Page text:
WITH the news at the end of last year that Italy’s antitrust authority fined TripAdvisor €500,000 over ‘defamatory’ hotel reviews, maybe it’s time to take stock of some of its highs and lows in 2014.
First off, there were the threats from some in the travel industry. Like the Broadway Hotel, Blackpool, that charged a couple £100 after they posted a critical review describing it as a “filthy, dirty rotten stinking hovel run by muppets.” (This only to be surpassed by New York’s Union Street Guest House’s surcharge of $500 for negative reviews.)
Of course, this backfired spectacularly for both hotels with lots of mocking reviews appearing on TripAdvisor.
Don’t you just love it when bad businesses blame the customer and then get uppity when the ensuing firestorm of bad publicity erupts? Instead of fixing the problems, they then have many more people aware of their ‘reputation’. You have to give them five out of five for canniness.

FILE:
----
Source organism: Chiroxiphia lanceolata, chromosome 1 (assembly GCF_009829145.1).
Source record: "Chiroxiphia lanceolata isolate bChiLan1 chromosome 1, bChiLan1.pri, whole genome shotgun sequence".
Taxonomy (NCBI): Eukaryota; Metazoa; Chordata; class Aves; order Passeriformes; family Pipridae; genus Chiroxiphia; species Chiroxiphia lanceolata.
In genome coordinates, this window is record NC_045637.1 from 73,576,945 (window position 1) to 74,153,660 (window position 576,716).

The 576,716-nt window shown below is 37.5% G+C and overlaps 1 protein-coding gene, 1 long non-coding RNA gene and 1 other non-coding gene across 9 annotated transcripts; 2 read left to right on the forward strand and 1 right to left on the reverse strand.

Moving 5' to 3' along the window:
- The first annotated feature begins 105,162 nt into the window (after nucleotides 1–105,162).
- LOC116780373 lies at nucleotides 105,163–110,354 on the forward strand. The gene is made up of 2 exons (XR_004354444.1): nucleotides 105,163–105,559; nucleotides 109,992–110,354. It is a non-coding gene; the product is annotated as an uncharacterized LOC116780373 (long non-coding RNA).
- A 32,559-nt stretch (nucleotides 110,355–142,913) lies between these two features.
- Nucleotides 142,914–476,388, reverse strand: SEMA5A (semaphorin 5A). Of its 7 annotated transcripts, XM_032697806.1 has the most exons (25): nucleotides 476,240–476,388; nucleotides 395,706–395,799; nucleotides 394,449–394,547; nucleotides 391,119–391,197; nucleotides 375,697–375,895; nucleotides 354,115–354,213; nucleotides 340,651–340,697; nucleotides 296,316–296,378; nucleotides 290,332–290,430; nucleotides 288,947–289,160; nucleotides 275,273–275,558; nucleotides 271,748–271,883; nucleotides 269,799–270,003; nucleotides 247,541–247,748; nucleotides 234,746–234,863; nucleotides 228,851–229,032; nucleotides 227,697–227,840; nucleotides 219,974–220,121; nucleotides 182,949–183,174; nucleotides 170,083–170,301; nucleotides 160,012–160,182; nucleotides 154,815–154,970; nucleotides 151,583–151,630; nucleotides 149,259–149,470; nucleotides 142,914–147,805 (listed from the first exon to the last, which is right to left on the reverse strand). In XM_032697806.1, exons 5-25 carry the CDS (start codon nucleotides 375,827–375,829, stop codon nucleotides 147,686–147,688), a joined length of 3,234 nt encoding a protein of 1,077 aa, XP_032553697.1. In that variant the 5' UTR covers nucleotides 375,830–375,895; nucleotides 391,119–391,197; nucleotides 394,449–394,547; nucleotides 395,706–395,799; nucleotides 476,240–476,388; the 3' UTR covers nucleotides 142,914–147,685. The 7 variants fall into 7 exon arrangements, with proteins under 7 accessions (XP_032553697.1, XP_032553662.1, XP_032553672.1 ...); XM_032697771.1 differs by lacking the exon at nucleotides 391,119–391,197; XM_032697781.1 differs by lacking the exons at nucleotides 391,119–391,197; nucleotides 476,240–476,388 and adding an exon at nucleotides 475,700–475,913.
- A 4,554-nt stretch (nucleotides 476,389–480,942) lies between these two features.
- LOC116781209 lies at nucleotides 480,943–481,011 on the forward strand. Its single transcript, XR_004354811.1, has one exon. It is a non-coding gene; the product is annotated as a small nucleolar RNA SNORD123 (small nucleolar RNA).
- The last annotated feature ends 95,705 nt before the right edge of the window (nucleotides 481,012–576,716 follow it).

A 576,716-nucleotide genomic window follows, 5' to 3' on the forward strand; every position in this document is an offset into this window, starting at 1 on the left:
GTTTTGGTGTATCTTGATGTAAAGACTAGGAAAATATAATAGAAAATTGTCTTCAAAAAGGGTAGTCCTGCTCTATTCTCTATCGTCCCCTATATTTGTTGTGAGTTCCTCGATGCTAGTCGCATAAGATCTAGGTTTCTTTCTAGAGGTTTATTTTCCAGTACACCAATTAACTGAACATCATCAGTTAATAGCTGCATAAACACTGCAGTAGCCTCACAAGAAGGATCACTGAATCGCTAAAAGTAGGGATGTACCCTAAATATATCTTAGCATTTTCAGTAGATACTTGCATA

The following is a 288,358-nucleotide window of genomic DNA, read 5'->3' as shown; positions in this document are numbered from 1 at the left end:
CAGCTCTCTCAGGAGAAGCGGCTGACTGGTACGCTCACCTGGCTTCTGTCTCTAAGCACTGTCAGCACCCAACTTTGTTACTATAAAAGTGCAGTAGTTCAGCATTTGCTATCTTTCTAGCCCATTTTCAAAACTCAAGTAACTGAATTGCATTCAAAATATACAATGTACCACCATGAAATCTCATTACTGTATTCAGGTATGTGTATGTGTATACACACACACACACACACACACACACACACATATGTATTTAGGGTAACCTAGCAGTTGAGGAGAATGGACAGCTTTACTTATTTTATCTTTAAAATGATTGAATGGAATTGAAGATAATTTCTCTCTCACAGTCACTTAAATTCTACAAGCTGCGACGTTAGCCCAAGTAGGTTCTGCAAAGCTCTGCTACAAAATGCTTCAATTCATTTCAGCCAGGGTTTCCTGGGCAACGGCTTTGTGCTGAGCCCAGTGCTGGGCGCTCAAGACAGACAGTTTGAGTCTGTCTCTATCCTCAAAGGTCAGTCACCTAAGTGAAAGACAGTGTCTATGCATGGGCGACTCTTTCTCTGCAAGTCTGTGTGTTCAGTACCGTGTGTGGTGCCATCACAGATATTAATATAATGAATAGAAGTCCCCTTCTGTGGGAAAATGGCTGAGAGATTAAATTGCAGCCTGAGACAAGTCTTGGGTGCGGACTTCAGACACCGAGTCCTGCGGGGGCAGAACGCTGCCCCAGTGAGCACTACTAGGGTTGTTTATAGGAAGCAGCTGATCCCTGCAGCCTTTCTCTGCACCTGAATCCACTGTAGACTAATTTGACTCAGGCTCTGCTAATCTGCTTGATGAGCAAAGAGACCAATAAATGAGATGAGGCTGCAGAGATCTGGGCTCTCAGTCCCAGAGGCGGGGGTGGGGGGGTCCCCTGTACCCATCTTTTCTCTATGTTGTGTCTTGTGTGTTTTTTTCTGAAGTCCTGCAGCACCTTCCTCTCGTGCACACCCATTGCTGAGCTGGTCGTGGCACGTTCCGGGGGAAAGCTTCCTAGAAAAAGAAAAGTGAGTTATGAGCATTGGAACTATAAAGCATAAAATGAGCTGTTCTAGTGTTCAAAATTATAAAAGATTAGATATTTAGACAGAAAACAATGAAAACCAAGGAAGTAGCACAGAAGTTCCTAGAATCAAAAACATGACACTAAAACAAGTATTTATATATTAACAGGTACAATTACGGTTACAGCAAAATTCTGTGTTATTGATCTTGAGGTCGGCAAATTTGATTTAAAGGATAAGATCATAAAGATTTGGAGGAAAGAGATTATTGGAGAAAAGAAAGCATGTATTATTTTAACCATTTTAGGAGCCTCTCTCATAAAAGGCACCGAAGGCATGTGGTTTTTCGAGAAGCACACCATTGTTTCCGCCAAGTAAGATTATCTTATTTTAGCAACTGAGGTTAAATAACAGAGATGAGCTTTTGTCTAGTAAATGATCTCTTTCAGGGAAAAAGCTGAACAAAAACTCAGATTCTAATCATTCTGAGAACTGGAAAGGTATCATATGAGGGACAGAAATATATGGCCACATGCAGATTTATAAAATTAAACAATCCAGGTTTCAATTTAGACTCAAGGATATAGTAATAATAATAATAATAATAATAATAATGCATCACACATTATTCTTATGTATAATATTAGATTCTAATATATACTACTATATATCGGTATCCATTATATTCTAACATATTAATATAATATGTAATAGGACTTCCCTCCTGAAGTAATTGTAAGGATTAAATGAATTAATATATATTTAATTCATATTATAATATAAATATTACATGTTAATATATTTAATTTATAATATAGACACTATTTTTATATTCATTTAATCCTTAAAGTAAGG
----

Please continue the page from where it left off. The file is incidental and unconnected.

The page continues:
The BBC should have sent a production crew up to Blackpool to do a remake of Fawlty Towers. Script not needed. Can’t you just picture Basil scrolling through his TripAdvisor reviews!
Sadly, the other side of the coin in 2014 was bribery. Unscrupulous people threatened hoteliers with bad reviews unless some sweetener was proffered: a huge discount on checkout (or even before booking). Dragons’ Den panellist/hotel owner Duncan Bannatyne got stuck in: “People are coming to our hotels and threatening to write bad reviews to get money off their bills.”
Some in the travel industry have even taken legal action against TripAdvisor. In 2012, the owner of a Scottish B&B made legal history after winning a landmark case against it. But last year the owners of another Scottish B&B lost their battle to get it to reveal the identity of negative reviewers so they could sue the authors.
TripAdvisor is undoubtedly useful. My main rule of thumb is to ignore any review by those who have only posted one. There are a surprising number of these, and they tend to be either completely glowing or completely damning – either fake or by someone who doesn’t get out enough. Conversely, if the reviewer has 10+ reviews across a range of star ratings, it’s worth reading what they have to say…
Nora Johnson’s thrillers Landscape of Lies, Retribution, Soul Stealer, The De Clerambault Code (www.nora-johnson.com) are available from Amazon in paperback/eBook (€0.89; £0.79) and iBookstore.
Profits to Cudeca.